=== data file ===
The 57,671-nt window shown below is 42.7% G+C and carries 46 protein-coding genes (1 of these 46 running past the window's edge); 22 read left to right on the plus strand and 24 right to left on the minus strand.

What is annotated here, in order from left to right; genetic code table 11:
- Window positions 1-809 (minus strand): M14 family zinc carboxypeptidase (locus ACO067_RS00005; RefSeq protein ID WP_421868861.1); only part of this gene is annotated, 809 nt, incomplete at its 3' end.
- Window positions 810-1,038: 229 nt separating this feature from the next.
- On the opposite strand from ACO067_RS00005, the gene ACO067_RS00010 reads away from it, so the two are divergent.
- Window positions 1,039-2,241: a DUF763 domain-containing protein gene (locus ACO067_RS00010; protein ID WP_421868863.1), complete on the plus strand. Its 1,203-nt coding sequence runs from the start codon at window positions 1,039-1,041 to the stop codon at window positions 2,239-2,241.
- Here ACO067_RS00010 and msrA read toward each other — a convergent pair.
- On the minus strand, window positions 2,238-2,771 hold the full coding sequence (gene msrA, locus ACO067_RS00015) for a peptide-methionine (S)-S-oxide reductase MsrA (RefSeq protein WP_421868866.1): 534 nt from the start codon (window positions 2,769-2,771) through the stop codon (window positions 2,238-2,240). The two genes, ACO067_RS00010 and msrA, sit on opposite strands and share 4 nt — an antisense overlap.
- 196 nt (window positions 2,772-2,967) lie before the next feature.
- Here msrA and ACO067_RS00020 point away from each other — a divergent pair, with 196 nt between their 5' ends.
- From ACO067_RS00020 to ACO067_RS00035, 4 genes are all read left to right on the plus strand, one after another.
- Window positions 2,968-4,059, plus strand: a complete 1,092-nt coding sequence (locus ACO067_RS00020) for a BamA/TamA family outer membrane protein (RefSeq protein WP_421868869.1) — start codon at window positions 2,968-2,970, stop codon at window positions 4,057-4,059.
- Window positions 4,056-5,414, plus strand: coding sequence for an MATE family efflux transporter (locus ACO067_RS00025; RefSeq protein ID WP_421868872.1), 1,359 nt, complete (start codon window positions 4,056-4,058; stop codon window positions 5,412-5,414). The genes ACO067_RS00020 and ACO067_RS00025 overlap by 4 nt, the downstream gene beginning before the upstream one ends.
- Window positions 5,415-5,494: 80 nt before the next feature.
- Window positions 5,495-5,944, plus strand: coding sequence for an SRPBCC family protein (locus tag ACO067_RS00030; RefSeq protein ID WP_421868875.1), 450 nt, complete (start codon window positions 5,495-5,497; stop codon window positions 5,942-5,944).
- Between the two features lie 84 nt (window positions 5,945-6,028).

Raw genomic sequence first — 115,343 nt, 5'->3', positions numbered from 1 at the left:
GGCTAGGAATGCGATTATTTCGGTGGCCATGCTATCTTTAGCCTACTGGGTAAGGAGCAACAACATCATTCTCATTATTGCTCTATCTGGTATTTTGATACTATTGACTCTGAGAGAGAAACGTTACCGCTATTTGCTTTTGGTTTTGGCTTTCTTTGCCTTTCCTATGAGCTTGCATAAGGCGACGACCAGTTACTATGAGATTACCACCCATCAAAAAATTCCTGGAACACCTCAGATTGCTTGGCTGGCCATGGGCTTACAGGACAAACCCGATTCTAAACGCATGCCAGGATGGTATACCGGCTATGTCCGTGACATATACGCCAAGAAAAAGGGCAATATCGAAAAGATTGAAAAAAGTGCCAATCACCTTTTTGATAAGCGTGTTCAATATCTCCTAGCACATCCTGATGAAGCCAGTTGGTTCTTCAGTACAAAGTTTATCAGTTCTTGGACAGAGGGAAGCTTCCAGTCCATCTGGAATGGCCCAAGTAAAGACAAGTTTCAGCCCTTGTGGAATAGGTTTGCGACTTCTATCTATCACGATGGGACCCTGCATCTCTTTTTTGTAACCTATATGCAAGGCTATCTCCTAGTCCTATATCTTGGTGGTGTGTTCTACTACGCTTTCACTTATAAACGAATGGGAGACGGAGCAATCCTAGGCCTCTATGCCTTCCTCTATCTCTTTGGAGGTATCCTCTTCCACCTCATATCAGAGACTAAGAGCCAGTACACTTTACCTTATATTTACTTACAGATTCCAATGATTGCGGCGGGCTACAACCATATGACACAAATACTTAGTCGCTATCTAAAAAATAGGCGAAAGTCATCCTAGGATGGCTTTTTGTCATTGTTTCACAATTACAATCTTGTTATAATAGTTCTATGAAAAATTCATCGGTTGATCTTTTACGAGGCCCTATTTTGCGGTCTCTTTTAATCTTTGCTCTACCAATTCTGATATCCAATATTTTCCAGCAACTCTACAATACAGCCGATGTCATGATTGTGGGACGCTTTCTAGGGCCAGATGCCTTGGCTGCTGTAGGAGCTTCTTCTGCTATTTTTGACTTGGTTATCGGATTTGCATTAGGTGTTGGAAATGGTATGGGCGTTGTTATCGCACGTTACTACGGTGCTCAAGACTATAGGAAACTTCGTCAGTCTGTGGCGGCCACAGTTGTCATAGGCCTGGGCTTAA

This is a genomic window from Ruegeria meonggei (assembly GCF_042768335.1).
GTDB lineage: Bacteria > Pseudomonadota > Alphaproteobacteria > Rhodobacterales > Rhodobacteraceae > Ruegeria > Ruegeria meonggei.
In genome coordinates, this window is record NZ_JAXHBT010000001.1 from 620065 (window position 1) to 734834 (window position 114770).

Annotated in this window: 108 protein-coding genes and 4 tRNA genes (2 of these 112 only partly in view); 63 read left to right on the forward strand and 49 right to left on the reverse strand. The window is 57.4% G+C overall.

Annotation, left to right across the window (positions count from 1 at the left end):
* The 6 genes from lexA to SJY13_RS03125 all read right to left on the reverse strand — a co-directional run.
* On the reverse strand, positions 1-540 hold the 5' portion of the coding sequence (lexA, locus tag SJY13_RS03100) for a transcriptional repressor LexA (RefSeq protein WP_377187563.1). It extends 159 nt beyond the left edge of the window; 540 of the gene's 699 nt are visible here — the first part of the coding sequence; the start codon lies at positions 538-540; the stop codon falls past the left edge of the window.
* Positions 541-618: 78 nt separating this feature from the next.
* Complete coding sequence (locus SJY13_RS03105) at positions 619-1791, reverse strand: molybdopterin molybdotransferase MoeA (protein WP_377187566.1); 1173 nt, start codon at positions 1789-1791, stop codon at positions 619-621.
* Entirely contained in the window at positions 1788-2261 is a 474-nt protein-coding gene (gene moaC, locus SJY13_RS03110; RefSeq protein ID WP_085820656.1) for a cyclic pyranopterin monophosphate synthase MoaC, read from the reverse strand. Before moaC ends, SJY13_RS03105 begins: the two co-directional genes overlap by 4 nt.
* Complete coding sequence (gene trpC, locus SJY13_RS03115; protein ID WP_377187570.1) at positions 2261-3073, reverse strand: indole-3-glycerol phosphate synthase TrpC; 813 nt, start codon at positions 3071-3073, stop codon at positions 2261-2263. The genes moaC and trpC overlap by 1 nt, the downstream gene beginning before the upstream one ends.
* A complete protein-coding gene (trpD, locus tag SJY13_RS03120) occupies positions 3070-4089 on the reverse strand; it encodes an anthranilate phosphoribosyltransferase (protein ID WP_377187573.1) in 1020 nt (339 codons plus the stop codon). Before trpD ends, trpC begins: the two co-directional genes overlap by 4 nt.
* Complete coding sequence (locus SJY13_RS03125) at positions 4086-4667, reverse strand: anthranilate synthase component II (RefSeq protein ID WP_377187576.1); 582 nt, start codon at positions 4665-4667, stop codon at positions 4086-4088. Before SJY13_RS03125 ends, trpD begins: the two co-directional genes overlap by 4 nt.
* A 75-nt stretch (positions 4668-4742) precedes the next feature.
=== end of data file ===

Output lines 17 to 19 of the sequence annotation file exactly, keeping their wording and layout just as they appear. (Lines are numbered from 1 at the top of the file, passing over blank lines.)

Raw genomic sequence first — 115,343 nt, 5'->3', positions numbered from 1 at the left:
GGCTAGGAATGCGATTATTTCGGTGGCCATGCTATCTTTAGCCTACTGGGTAAGGAGCAACAACATCATTCTCATTATTGCTCTATCTGGTATTTTGATACTATTGACTCTGAGAGAGAAACGTTACCGCTATTTGCTTTTGGTTTTGGCTTTCTTTGCCTTTCCTATGAGCTTGCATAAGGCGACGACCAGTTACTATGAGATTACCACCCATCAAAAAATTCCTGGAACACCTCAGATTGCTTGGCTGGCCATGGGCTTACAGGACAAACCCGATTCTAAACGCATGCCAGGATGGTATACCGGCTATGTCCGTGACATATACGCCAAGAAAAAGGGCAATATCGAAAAGATTGAAAAAAGTGCCAATCACCTTTTTGATAAGCGTGTTCAATATCTCCTAGCACATCCTGATGAAGCCAGTTGGTTCTTCAGTACAAAGTTTATCAGTTCTTGGACAGAGGGAAGCTTCCAGTCCATCTGGAATGGCCCAAGTAAAGACAAGTTTCAGCCCTTGTGGAATAGGTTTGCGACTTCTATCTATCACGATGGGACCCTGCATCTCTTTTTTGTAACCTATATGCAAGGCTATCTCCTAGTCCTATATCTTGGTGGTGTGTTCTACTACGCTTTCACTTATAAACGAATGGGAGACGGAGCAATCCTAGGCCTCTATGCCTTCCTCTATCTCTTTGGAGGTATCCTCTTCCACCTCATATCAGAGACTAAGAGCCAGTACACTTTACCTTATATTTACTTACAGATTCCAATGATTGCGGCGGGCTACAACCATATGACACAAATACTTAGTCGCTATCTAAAAAATAGGCGAAAGTCATCCTAGGATGGCTTTTTGTCATTGTTTCACAATTACAATCTTGTTATAATAGTTCTATGAAAAATTCATCGGTTGATCTTTTACGAGGCCCTATTTTGCGGTCTCTTTTAATCTTTGCTCTACCAATTCTGATATCCAATATTTTCCAGCAACTCTACAATACAGCCGATGTCATGATTGTGGGACGCTTTCTAGGGCCAGATGCCTTGGCTGCTGTAGGAGCTTCTTCTGCTATTTTTGACTTGGTTATCGGATTTGCATTAGGTGTTGGAAATGGTATGGGCGTTGTTATCGCACGTTACTACGGTGCTCAAGACTATAGGAAACTTCGTCAGTCTGTGGCGGCCACAGTTGTCATAGGCCTGGGCTTAA

This is a genomic window from Ruegeria meonggei (assembly GCF_042768335.1).